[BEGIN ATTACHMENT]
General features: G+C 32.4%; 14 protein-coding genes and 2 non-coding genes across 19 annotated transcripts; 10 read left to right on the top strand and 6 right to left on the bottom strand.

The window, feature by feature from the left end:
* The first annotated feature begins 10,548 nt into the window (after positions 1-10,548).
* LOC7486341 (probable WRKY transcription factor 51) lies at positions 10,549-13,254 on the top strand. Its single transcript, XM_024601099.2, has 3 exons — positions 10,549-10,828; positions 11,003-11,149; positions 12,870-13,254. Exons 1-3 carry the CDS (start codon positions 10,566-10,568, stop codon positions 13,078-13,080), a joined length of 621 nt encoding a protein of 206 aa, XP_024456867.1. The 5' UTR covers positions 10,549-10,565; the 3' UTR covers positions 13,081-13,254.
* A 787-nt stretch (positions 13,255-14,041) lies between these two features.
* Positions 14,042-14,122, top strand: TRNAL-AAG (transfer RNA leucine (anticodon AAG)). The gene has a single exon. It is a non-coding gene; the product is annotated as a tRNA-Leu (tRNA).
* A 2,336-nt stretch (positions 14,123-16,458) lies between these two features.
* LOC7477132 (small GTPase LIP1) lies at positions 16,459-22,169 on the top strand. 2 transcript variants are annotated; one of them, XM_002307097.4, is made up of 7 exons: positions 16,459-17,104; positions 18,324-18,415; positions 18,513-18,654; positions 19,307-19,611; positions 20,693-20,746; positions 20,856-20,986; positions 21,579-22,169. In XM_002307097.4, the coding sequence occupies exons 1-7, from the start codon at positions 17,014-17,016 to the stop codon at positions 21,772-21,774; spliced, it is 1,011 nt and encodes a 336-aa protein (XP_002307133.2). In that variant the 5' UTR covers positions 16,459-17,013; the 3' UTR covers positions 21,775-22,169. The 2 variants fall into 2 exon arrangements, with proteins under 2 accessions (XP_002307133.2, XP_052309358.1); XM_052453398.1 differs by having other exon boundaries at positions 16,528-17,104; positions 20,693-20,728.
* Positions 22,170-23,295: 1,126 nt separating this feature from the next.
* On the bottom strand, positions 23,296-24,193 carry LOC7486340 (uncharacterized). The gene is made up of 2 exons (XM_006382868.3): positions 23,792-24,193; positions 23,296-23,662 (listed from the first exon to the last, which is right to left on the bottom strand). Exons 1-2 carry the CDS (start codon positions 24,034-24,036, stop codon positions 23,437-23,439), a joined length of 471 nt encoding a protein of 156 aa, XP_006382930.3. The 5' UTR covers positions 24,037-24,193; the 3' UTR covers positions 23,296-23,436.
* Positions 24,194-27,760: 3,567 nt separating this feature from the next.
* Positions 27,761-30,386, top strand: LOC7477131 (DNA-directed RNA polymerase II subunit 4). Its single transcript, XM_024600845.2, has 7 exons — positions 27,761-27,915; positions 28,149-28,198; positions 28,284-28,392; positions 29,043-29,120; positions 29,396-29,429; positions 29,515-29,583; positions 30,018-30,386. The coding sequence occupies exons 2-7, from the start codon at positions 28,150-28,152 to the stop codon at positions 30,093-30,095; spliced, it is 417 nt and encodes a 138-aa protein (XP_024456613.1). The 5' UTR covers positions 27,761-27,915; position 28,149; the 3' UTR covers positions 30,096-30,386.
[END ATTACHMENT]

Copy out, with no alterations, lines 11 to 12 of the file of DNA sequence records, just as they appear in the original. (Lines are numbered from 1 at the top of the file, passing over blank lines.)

* Positions 24,194-27,760: 3,567 nt separating this feature from the next.
* Positions 27,761-30,386, top strand: LOC7477131 (DNA-directed RNA polymerase II subunit 4). Its single transcript, XM_024600845.2, has 7 exons — positions 27,761-27,915; positions 28,149-28,198; positions 28,284-28,392; positions 29,043-29,120; positions 29,396-29,429; positions 29,515-29,583; positions 30,018-30,386. The coding sequence occupies exons 2-7, from the start codon at positions 28,150-28,152 to the stop codon at positions 30,093-30,095; spliced, it is 417 nt and encodes a 138-aa protein (XP_024456613.1). The 5' UTR covers positions 27,761-27,915; position 28,149; the 3' UTR covers positions 30,096-30,386.